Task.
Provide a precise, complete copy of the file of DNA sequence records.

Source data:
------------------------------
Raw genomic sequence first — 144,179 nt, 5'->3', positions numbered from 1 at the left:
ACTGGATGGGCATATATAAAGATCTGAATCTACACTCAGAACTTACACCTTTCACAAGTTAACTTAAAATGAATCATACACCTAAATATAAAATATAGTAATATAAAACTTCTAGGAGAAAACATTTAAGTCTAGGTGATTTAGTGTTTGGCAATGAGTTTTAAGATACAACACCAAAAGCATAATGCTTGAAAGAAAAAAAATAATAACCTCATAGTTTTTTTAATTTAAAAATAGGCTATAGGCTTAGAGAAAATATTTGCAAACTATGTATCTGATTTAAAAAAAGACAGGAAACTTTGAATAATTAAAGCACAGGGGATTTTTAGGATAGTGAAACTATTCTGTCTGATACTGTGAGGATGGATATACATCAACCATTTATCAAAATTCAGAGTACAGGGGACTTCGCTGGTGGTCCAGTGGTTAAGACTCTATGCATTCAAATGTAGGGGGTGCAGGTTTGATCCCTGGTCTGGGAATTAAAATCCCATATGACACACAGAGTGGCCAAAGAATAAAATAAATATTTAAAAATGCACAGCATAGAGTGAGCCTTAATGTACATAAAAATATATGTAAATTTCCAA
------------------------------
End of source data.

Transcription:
Raw genomic sequence first — 144,179 nt, 5'->3', positions numbered from 1 at the left:
ACTGGATGGGCATATATAAAGATCTGAATCTACACTCAGAACTTACACCTTTCACAAGTTAACTTAAAATGAATCATACACCTAAATATAAAATATAGTAATATAAAACTTCTAGGAGAAAACATTTAAGTCTAGGTGATTTAGTGTTTGGCAATGAGTTTTAAGATACAACACCAAAAGCATAATGCTTGAAAGAAAAAAAATAATAACCTCATAGTTTTTTTAATTTAAAAATAGGCTATAGGCTTAGAGAAAATATTTGCAAACTATGTATCTGATTTAAAAAAAGACAGGAAACTTTGAATAATTAAAGCACAGGGGATTTTTAGGATAGTGAAACTATTCTGTCTGATACTGTGAGGATGGATATACATCAACCATTTATCAAAATTCAGAGTACAGGGGACTTCGCTGGTGGTCCAGTGGTTAAGACTCTATGCATTCAAATGTAGGGGGTGCAGGTTTGATCCCTGGTCTGGGAATTAAAATCCCATATGACACACAGAGTGGCCAAAGAATAAAATAAATATTTAAAAATGCACAGCATAGAGTGAGCCTTAATGTACATAAAAATATATGTAAATTTCCAA